The latest words from the proponents, Counsel for the proponents is, “We don’t know. We don’t know whether there is going to be any harm [caused by gay marriage].”
And I would submit that, “We’ve always done it that way,” that “It’s a traditional definition of marriage,” which is something that “We’ve always done it that way,” is the same — is the corollary to the “Because I say so.”
It’s not a reason. You can’t have continued discrimination in public schools because you have always done it that way. You can’t have continued discrimination between races on the basis of marriage because you have always done it that way. That line of reasoning would have prevented the Loving marriage. It would have justified racially segregated schools and maintaining subordinate status for married women. [emphasis 100% totally and completely mine]
I tried skimming the defense’s remarks, too, but obviously, I wasn’t not so interested in what they had to say. (See? I would’ve made a terrible lawyer.) As far as I can tell, the bulk of their argument goes like, “Marriage has been between a man and a woman for centuries, so there’s clearly a reason to keep it this way.” In fact, he says this:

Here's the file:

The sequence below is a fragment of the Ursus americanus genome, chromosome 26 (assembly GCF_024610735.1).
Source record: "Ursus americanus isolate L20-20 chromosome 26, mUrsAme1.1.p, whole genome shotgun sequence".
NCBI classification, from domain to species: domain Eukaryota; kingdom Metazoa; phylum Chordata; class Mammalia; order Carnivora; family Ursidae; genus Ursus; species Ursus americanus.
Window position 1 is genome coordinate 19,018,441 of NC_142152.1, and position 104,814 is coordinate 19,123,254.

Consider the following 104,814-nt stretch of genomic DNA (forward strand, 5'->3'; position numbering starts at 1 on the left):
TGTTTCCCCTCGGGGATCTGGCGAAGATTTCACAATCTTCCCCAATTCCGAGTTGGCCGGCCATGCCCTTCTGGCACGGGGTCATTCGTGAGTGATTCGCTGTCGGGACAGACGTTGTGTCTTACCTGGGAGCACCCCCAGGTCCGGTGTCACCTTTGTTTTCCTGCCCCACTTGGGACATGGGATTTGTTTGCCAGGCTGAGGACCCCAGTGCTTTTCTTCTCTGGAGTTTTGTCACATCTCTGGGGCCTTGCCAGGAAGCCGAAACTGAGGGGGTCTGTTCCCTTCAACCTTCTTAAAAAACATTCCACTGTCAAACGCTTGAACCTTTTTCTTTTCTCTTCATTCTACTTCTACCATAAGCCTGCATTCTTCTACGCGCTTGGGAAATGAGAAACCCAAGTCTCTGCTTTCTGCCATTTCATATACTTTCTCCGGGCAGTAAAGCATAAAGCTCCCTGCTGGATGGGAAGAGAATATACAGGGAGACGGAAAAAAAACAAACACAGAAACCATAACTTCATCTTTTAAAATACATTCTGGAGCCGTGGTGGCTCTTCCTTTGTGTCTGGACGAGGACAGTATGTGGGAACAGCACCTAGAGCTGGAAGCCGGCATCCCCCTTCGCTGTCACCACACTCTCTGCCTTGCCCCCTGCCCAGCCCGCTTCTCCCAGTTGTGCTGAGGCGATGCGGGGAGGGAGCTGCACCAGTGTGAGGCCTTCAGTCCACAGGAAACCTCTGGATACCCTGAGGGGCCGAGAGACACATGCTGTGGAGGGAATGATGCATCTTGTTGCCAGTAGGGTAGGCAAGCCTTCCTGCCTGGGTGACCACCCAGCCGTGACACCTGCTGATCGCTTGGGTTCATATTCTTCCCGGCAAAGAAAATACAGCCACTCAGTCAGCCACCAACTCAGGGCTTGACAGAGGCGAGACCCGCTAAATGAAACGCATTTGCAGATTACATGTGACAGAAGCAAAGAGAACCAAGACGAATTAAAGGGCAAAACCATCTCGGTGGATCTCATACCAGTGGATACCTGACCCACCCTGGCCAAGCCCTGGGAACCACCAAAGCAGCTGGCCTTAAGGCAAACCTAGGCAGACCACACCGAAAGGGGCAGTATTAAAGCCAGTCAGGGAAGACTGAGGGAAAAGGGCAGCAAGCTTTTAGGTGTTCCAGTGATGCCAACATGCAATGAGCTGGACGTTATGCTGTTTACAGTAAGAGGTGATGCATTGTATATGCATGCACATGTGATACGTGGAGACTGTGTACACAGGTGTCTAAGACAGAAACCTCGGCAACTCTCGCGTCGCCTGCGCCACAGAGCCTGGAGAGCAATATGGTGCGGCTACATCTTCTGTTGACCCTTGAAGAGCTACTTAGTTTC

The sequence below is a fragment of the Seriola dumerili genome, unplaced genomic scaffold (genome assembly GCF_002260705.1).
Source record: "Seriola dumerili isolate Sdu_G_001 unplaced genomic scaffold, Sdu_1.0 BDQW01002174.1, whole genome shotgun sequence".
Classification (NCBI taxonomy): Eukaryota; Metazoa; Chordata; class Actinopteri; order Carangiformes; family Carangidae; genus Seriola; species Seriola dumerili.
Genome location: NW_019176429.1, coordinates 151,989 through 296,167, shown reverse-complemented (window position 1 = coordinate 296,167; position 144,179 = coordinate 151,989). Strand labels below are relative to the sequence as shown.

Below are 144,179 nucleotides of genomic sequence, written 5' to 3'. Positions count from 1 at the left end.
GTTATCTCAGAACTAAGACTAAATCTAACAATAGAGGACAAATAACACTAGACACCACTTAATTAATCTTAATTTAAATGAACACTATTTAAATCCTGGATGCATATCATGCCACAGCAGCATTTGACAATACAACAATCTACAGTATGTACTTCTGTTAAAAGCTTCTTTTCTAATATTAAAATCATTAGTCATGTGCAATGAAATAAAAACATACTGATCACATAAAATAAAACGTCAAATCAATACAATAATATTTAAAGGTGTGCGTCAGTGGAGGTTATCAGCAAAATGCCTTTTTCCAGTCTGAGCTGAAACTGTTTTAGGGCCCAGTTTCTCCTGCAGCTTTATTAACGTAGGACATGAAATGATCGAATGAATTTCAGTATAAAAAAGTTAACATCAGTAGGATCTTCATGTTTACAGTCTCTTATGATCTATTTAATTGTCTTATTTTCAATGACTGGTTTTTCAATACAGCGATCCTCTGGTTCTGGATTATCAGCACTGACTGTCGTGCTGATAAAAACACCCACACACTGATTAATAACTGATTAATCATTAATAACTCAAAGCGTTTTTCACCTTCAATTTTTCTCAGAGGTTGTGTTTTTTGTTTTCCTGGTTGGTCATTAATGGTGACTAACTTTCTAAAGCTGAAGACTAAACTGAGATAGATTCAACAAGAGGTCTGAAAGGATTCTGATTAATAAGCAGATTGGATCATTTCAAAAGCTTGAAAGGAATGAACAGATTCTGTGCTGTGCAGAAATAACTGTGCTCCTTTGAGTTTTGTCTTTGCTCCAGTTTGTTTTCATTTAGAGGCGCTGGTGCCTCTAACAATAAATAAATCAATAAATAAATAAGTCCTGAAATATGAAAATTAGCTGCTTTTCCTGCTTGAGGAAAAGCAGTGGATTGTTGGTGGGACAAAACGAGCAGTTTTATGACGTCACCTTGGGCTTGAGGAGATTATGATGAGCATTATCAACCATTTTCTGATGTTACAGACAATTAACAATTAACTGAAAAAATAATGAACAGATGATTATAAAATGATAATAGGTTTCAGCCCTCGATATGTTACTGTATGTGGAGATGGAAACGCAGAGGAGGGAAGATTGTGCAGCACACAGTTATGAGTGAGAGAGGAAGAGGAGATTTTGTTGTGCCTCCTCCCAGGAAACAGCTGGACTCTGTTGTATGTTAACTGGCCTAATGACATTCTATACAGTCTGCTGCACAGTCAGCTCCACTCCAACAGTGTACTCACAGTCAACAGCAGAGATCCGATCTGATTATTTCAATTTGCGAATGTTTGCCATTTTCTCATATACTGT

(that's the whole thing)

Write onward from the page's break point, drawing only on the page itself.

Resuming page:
Why has marriage been so universally defined by virtually all societies at all times in human history as an exclusively opposite-sex institution? It is because marriage serves a societal purpose that is equally ubiquitous. Indeed, a purpose that makes marriage, in the often repeated formulation of the Supreme Court of the United States, fundamental to the very existence and survival of the human race.
Without the marital relationship, your Honor, society would come to an end.
Which…well, do I really have to point out the giant, gaping holes in that argument? I mean, is that even an argument, or is it just a ghost story?
Judge Walker didn’t seem to have much patience with that sort of thing, either. When the defense argued that the state has an interest in maintaining opposite-sex marriage because of its procreative nature, Walker broke in:
THE COURT: But the state doesn’t withhold the right to marriage to people who are unable to produce children of their own.
MR. COOPER: That’s true, your Honor, it does not. It does not insist —
THE COURT: Are you suggesting that the state should, to fulfill the purpose of marriage that you have described?
MR. COOPER: No, sir, your Honor. It is by no means a necessary — a necessary condition or a necessary requirement to fulfilling the state’s interests in naturally potentially procreative sexual relationships.
THE COURT: Well, then, the state must have some interest wholly apart from procreation.
MR. COOPER: It doesn’t necessarily follow that that is true.
It rationally furthers the state’s interests to extend — to attempt to channel into the marital union all potentially procreative relationships, as well as all male-female relationships.
Which seems to me pretty weak. But as I said, I’m totally biased.
Either way, this stuff’s going all the way to the Supreme Court, so get comfortable, y’all.